Lizzy: Okay. Wow! Didn't know that. Thank you. 20:28
Mad joined the chat 20:29
Weronika Janczuk: T, if you're changing 50% or so +, I'd re-query it as a new book entirely, and just mention when sending your query to the agents that asked for an R&R that this is the R&R. If you're not changing it that much, I'd still re-query anyone who asked to see some of it, possibly everyone. *shrug* Depends how much you change and how much time passes -- agents are not evil little buggers who sit at their computer screens, foaming at the mouth, waiting to see which writer will DARE re-query them even though they passed? 20:29
Lizzy: Your'e back, Mad! 20:29
Lizzy: *you're 20:29
Weronika Janczuk: ? --> .* 20:29
André: ! 20:29
Taryn: haha, ok, thanks. Bye guys! 20:29
Lizzy: Gotcha Andre 20:30
Mad: Laptop died. Im on phone. 20:30
Lizzy: Bye Taryn! 20:30
Camille joined the chat 20:30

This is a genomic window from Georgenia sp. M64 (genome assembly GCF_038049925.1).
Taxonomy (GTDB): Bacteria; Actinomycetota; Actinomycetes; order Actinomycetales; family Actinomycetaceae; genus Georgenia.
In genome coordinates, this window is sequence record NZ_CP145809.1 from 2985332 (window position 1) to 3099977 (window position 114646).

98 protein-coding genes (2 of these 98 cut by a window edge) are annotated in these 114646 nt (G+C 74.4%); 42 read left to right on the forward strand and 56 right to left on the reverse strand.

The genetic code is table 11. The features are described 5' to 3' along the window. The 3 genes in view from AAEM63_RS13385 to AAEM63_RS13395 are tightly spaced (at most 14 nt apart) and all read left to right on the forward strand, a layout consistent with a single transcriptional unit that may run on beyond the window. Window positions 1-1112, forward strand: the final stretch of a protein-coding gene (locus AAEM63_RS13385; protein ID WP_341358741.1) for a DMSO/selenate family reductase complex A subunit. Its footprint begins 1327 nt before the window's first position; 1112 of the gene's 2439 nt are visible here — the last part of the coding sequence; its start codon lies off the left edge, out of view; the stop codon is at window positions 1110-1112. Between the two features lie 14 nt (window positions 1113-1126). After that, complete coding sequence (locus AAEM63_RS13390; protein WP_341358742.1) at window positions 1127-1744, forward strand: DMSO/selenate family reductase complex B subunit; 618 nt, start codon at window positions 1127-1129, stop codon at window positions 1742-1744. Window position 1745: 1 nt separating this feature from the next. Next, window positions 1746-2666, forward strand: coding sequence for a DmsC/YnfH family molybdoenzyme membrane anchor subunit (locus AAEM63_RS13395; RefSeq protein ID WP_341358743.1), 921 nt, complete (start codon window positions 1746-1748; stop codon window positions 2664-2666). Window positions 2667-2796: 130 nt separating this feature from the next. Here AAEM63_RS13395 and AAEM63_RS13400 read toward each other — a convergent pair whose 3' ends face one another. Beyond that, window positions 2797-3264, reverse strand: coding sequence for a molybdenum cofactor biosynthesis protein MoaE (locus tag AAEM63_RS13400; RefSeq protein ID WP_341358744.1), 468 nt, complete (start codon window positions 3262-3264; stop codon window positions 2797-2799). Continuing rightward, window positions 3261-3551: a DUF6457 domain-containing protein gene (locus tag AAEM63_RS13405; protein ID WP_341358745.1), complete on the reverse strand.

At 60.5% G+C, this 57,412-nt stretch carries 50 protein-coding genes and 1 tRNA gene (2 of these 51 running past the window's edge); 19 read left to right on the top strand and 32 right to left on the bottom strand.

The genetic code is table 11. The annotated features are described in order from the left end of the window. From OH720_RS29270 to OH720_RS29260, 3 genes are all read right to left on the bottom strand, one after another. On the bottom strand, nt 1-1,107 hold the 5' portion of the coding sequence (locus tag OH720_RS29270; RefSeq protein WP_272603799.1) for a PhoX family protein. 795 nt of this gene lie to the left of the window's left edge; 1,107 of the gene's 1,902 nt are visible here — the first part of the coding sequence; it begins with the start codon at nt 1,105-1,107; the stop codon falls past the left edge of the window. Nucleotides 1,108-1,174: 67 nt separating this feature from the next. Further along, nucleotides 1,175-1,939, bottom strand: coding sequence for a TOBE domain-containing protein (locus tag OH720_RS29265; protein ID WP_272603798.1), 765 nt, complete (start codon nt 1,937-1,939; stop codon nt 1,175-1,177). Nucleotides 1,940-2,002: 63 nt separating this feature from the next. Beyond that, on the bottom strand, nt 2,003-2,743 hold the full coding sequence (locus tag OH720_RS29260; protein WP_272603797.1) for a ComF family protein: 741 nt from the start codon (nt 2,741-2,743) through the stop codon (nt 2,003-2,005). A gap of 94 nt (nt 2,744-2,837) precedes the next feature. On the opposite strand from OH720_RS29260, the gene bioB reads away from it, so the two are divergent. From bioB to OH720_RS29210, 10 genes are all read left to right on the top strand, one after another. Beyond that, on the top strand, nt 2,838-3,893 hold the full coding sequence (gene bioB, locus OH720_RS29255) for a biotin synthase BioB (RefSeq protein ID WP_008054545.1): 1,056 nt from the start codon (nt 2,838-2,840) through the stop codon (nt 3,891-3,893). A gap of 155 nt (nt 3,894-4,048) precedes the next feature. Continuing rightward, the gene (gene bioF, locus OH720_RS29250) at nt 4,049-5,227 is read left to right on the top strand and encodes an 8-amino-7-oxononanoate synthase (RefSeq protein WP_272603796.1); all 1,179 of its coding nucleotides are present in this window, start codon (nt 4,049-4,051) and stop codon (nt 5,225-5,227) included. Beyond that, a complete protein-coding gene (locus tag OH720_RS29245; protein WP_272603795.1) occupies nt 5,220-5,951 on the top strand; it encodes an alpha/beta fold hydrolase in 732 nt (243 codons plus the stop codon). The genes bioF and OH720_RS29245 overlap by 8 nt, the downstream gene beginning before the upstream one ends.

Camille: Here! 20:30
Lizzy: Okay Mad, you're next whenever you're ready. 20:30
Lizzy: Yay Camille! 20:30
Mad: Itll take me a while to type my q. 20:30
Amanda: Hey, Camille! 20:30
Lizzy: Welcome to the chat! Do you remember the question system from last time? 20:30
Lizzy: Understood, Mad. 20:30
Lizzy: You can go ahead and ask your question awhile, Andre, if it's speedy. 20:30
Camille: Hey guys 20:30
Amanda: ! 20:30
André: Okay 20:31
Lizzy: Gotcha Amanda 20:31
André: More on genres — how hard is it for an author (or that author’s agent) to sell books in multiple genres, instead of sticking with just one or two closely related ones? 20:31
Weronika Janczuk: Oh, that is a huge question. 20:31